The simplified script is used in Singapore and Malaysia as well, and possibly in other countries that wish to be on good terms with the PRC.
It is interesting to note that one of the biggest headaches caused by Taiwan not adopting the simplified form (or mainland China doing the opposite) arises when one wishes to type something in Chinese on a computer.
In countries where the simplified script is used, the character encoding format of choice is known as GB, while in Taiwan, the BIG5 format is used. As is the way of most things between China and Taiwan, the formats are incompatible; a system that can only understand GB will be unable to read a document in BIG5, even though the two character sets should have a one-to-one correspondence.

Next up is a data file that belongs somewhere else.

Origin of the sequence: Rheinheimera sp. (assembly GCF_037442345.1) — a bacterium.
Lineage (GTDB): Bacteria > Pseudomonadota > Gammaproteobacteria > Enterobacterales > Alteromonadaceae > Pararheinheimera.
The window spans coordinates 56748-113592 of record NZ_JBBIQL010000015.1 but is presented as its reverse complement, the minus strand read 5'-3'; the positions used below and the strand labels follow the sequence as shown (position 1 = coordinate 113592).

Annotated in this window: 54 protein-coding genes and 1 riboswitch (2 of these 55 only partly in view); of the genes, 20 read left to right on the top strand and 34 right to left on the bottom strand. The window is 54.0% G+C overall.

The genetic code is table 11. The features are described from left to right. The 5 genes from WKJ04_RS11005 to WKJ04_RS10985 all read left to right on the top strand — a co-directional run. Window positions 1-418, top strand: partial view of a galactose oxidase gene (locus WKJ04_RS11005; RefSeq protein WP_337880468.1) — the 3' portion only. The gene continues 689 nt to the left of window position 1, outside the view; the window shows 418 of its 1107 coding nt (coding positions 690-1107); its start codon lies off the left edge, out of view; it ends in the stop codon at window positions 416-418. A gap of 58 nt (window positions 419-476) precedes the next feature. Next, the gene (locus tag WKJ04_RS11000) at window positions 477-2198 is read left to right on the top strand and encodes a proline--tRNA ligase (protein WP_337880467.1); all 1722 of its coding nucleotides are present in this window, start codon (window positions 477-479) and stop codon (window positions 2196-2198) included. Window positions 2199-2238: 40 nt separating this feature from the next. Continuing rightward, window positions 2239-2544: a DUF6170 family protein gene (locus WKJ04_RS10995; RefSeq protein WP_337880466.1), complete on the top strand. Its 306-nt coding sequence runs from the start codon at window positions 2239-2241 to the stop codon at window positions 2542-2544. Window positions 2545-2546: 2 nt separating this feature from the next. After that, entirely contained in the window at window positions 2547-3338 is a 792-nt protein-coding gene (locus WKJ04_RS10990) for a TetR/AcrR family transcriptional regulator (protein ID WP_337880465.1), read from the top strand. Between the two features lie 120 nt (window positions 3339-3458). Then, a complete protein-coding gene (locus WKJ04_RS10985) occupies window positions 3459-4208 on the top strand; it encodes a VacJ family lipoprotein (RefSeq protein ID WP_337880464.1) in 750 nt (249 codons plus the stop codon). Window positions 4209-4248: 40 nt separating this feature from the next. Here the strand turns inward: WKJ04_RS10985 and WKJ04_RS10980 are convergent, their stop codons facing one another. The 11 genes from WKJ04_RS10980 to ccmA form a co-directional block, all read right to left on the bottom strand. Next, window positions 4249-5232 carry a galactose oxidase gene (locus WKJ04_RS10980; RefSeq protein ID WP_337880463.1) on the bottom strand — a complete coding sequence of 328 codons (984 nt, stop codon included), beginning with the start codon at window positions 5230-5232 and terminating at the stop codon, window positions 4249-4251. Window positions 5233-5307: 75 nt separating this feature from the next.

As a result, most people use BIG5 to GB converters in order to translate texts, a hassle which could be easily avoided if a single standardised encoding system was used, with different typefaces to allow for either simplified or traditional view.
Of course, there may be some technical difficulties in implementing this that I do not know of.
But in any case, Unicode will probably solve all the aforementioned problems.